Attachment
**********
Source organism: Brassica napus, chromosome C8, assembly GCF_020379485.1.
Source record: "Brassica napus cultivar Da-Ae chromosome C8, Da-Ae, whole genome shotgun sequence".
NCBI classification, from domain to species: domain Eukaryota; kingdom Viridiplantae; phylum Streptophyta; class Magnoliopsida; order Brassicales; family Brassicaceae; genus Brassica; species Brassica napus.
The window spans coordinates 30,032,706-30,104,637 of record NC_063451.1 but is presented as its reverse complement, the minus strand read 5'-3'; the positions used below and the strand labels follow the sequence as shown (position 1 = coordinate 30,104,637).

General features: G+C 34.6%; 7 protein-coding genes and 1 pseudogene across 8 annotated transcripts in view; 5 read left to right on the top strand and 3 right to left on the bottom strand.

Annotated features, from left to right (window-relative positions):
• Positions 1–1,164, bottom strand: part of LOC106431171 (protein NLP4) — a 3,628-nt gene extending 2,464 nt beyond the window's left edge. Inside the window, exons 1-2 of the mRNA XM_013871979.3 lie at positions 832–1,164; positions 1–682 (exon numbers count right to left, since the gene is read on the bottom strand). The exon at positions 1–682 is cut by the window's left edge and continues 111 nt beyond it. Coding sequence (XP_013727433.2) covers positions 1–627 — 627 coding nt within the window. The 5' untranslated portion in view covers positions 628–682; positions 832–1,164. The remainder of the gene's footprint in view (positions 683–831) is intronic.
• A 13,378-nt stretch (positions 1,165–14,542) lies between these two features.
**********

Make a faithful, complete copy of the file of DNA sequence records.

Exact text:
Source organism: Brassica napus, chromosome C8, assembly GCF_020379485.1.
Source record: "Brassica napus cultivar Da-Ae chromosome C8, Da-Ae, whole genome shotgun sequence".
NCBI classification, from domain to species: domain Eukaryota; kingdom Viridiplantae; phylum Streptophyta; class Magnoliopsida; order Brassicales; family Brassicaceae; genus Brassica; species Brassica napus.
The window spans coordinates 30,032,706-30,104,637 of record NC_063451.1 but is presented as its reverse complement, the minus strand read 5'-3'; the positions used below and the strand labels follow the sequence as shown (position 1 = coordinate 30,104,637).

General features: G+C 34.6%; 7 protein-coding genes and 1 pseudogene across 8 annotated transcripts in view; 5 read left to right on the top strand and 3 right to left on the bottom strand.

Annotated features, from left to right (window-relative positions):
• Positions 1–1,164, bottom strand: part of LOC106431171 (protein NLP4) — a 3,628-nt gene extending 2,464 nt beyond the window's left edge. Inside the window, exons 1-2 of the mRNA XM_013871979.3 lie at positions 832–1,164; positions 1–682 (exon numbers count right to left, since the gene is read on the bottom strand). The exon at positions 1–682 is cut by the window's left edge and continues 111 nt beyond it. Coding sequence (XP_013727433.2) covers positions 1–627 — 627 coding nt within the window. The 5' untranslated portion in view covers positions 628–682; positions 832–1,164. The remainder of the gene's footprint in view (positions 683–831) is intronic.
• A 13,378-nt stretch (positions 1,165–14,542) lies between these two features.